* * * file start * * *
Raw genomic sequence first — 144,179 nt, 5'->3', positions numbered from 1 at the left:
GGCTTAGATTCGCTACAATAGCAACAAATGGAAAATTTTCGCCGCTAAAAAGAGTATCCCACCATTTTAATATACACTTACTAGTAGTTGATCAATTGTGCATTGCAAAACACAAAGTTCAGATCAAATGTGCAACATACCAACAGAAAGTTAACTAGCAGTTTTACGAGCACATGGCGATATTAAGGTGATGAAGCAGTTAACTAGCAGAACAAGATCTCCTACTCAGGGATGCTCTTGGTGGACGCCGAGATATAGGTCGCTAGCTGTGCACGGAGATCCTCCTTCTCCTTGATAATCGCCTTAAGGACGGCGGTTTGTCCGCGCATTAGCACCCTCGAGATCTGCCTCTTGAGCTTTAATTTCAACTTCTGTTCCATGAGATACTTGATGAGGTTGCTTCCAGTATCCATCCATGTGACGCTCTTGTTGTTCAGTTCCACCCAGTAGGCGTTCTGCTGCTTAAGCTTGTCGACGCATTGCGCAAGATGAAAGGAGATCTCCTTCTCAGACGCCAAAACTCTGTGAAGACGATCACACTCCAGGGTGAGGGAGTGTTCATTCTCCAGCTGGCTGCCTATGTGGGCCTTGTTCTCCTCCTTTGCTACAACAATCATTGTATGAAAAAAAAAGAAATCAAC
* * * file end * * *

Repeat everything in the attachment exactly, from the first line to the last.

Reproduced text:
Raw genomic sequence first — 144,179 nt, 5'->3', positions numbered from 1 at the left:
GGCTTAGATTCGCTACAATAGCAACAAATGGAAAATTTTCGCCGCTAAAAAGAGTATCCCACCATTTTAATATACACTTACTAGTAGTTGATCAATTGTGCATTGCAAAACACAAAGTTCAGATCAAATGTGCAACATACCAACAGAAAGTTAACTAGCAGTTTTACGAGCACATGGCGATATTAAGGTGATGAAGCAGTTAACTAGCAGAACAAGATCTCCTACTCAGGGATGCTCTTGGTGGACGCCGAGATATAGGTCGCTAGCTGTGCACGGAGATCCTCCTTCTCCTTGATAATCGCCTTAAGGACGGCGGTTTGTCCGCGCATTAGCACCCTCGAGATCTGCCTCTTGAGCTTTAATTTCAACTTCTGTTCCATGAGATACTTGATGAGGTTGCTTCCAGTATCCATCCATGTGACGCTCTTGTTGTTCAGTTCCACCCAGTAGGCGTTCTGCTGCTTAAGCTTGTCGACGCATTGCGCAAGATGAAAGGAGATCTCCTTCTCAGACGCCAAAACTCTGTGAAGACGATCACACTCCAGGGTGAGGGAGTGTTCATTCTCCAGCTGGCTGCCTATGTGGGCCTTGTTCTCCTCCTTTGCTACAACAATCATTGTATGAAAAAAAAAGAAATCAAC